'When it seems we have finally decided to stay home of an evening, have slipped into our smoking jackets, are sitting at a lit table after supper, and have taken out some piece of work or game at the conclusion of which we customarily go to bed, when the weather outside is inclement, which makes it perfectly understandable that we are staying at home, when we have been sitting quietly at our table for so long that our going out would provoke general astonishment , when the stairwell is dark and the front gate is bolted, and when, in spite of it all, in a sudden access of restlessness, we get up, change into a jacket, and straightaway look ready to go out, and after a brief round of goodbyes actually do so, leaving behind a great or lesser amount of irritation depending on the noise we make closing the front door behind us, when we find ourselves down on the street, with limbs that respond to the unexpected freedom they have come into with particular suppleness, when by this one decision we feel all the decisiveness in us mobilized, when we recognize with uncommon clarity that we have more energy than we need to accomplish and to withstand the most abrupt changes, and when in this mood we walk down the longest streets--then for the duration of that evening we have escaped our family once and for all, so it drifts into vapourousness, whereas we ourselves, as indisputable and sharp and black as a silhouette, smacking the backs of our thighs, come into our true nature.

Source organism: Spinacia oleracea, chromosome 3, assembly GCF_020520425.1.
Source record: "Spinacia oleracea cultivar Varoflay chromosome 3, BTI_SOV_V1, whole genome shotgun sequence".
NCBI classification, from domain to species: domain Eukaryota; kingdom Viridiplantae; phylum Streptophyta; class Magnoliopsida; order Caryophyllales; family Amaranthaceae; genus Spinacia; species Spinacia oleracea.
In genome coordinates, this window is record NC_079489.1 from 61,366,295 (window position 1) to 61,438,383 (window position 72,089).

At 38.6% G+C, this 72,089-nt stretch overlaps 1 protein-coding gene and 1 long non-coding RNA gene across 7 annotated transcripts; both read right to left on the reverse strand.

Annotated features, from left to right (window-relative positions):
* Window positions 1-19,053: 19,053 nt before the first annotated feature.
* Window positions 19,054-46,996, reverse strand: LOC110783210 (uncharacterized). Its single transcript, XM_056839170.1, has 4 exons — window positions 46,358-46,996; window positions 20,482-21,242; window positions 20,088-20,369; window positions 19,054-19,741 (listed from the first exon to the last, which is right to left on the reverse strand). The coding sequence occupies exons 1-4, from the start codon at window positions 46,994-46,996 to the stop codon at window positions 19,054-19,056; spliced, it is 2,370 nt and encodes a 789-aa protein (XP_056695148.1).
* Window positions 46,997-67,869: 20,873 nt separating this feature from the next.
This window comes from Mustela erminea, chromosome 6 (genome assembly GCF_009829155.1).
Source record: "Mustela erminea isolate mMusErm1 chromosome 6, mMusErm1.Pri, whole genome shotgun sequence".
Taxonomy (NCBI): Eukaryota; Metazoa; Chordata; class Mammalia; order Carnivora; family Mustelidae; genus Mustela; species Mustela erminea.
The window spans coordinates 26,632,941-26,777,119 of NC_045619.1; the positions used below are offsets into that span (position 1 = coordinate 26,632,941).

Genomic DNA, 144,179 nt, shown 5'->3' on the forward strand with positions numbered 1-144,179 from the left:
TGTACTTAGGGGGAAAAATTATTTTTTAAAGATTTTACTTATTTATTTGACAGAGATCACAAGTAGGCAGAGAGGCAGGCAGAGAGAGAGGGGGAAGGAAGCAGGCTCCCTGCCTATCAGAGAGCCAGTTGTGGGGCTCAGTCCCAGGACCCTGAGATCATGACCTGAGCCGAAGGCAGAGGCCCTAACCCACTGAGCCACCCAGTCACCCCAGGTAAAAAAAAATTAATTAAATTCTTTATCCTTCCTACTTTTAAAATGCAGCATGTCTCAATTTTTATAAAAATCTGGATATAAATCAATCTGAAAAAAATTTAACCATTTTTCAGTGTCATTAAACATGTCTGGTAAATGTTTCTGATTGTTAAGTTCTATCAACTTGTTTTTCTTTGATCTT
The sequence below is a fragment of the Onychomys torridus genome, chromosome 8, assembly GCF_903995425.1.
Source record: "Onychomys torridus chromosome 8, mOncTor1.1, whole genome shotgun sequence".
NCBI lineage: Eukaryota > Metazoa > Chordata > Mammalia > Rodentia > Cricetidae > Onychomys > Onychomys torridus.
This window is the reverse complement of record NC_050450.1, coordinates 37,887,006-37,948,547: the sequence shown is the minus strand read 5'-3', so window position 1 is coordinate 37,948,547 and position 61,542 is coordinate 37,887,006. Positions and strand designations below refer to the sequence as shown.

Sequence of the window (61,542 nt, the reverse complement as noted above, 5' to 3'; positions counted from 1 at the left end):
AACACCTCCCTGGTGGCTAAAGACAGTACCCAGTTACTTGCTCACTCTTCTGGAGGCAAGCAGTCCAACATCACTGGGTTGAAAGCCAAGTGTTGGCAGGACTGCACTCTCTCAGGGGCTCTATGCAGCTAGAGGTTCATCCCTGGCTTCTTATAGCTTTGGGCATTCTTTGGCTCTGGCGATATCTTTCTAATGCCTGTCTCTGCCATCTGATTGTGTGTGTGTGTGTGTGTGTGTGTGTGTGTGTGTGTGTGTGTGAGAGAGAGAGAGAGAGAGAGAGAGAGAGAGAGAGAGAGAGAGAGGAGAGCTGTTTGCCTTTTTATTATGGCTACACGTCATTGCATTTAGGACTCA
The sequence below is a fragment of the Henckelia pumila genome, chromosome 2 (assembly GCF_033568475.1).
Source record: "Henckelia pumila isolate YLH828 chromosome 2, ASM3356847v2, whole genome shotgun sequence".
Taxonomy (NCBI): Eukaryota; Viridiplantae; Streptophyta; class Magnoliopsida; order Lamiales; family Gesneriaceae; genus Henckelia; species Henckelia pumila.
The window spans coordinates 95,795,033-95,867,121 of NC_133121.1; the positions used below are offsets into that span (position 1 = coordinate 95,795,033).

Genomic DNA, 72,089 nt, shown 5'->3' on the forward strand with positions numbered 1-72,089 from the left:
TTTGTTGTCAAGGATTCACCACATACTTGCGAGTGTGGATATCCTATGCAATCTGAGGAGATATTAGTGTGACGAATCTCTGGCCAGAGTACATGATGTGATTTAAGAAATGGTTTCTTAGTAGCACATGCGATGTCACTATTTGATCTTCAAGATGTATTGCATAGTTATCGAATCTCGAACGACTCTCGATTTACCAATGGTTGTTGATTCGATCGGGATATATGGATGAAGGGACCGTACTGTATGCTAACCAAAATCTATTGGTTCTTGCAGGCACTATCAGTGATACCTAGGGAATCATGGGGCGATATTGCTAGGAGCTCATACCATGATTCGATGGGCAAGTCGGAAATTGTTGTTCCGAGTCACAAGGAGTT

This first picture, of the vase, was taken in late November, inside a Greek restaurant. The last photo was taken strolling down beside the Botanic Gardens last month, before the blossoms had come out, the wisteria bloomed.
I currently have a cold, and I'm having to soak up the first real spell of summery Oxford weather through a scarf. Yet, somehow, the idea of a sudden walk in the middle of night sounds very very appealing. All this late sunlight has been making for lilac evenings. Lonely twilight pooling with possibility.